Sydney Chapter Meeting on the 10th August 2017 was titled “Farewell Subclass 457: Our New Reality” and hosted by KPMG.
Our May Chapter meeting focused on the significant immigration changes that were announced in March and so in this session we went beyond the technical, looking at the practical side of the matter and how the corporate community were managing their programs in this new and altered immigration environment. The technical landscape continues to be ever-changing, more technical updates were also made from an immigration and tax perspective (the May budget released some tax changes for expatriates).
Additionally, in July another round of announcements regarding the skilled occupations list was made; a brief technical update from the migration advisory team was made and included in slide deck.
The panel discussion was led by Julie Donnellan of KPMG and the panellists were:
- Lilian Hyunh, Head of Compensation and Benefits at BNP Paribas
- David Coats, General Manager at Mediabrands
- Belinda Wright, Director at KPMG
Some of the questions asked were:
- What they are doing in their businesses to respond to the changes including identification of affected employees?
- How did you go about informing impacted employees
- Implementation of strategies around timing of applications?
- What their employees are saying and how they are planning for the future?
- What are the implications of the changes for your organisation with people on existing 457 visas?
- What do you see as the main challenges affecting your organisation, in attracting and retaining senior management and specialists under the new arrangements?
- What are some of the broader strategic steps you have for attracting or retaining overseas talent?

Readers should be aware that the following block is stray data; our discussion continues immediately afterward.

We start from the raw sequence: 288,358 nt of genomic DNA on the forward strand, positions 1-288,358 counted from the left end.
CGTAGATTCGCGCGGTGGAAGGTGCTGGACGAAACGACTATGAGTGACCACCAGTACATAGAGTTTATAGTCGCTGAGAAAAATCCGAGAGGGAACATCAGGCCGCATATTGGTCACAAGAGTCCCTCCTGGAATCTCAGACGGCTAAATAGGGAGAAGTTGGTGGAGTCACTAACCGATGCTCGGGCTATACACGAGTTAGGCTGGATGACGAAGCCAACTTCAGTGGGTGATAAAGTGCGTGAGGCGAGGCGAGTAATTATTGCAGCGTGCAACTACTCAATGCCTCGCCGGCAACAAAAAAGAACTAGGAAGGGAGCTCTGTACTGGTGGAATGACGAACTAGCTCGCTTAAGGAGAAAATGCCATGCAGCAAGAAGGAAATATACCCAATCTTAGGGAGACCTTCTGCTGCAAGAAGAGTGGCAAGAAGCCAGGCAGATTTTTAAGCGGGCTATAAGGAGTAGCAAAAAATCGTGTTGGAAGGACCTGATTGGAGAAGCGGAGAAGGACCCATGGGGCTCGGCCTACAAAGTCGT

- There are further changes to become into effect March 2018, how are you preparing for the changes
As Sydney followed on from Melbourne and Brisbane Chapters, we found there was a great of similarity in the corporate responses in terms of what they were doing even though people are in different industries – all of these organisations were heavily impacted and needed to be proactive in their response.
The following are only some of the items raised by the panel and the content makes more sense with the slide deck (which lists many of the changes):
- The requirement to educate the business - not that easy to bring people here anymore, more time consuming in terms of visa processing time, etc.
- Review of population of expats, dealing first with the critical cases impacted by the changes.
- Businesses can’t offer permanent contracts as Permanent Residency is not guaranteed, consider offering only fixed term contracts.
- As a result of the heavy impact of the changes on the workforces, companies have been proactive in providing feedback to the government and lobby groups and to their employees.
- A key area of development was ensuring the Global Mobility Teams had the relevant technical knowledge to help advise the business and employers.
- Age limits for permanent residency will impact the attraction of senior people.
- There have been a lot of one-on-one conversations in immigration briefings and people discussing that it is time to head home.
- Clients were already concerned about getting the right skill set into Australia now even more difficulty.
- Some tricky issues to work through with the talent acquisition team but have found ways to get to the right outcome in most cases.
- Examples of people who have outright refused to relocate on the basis that not worth relocating for 2 years.
- The issue of labour market testing was raised and how it was being handled by different organisations.
- To what extent grandfathering would apply.
- So much uncertainty still exists, much lobbying going on.
- Impact is great in certain areas, especially about the ability to retain certain skill sets in Australia.
- Reassessment of recruit and training strategies.
Want to know more about the Sydney Chapter Meeting or receive updates on future events? Please email Aysegul Kayahan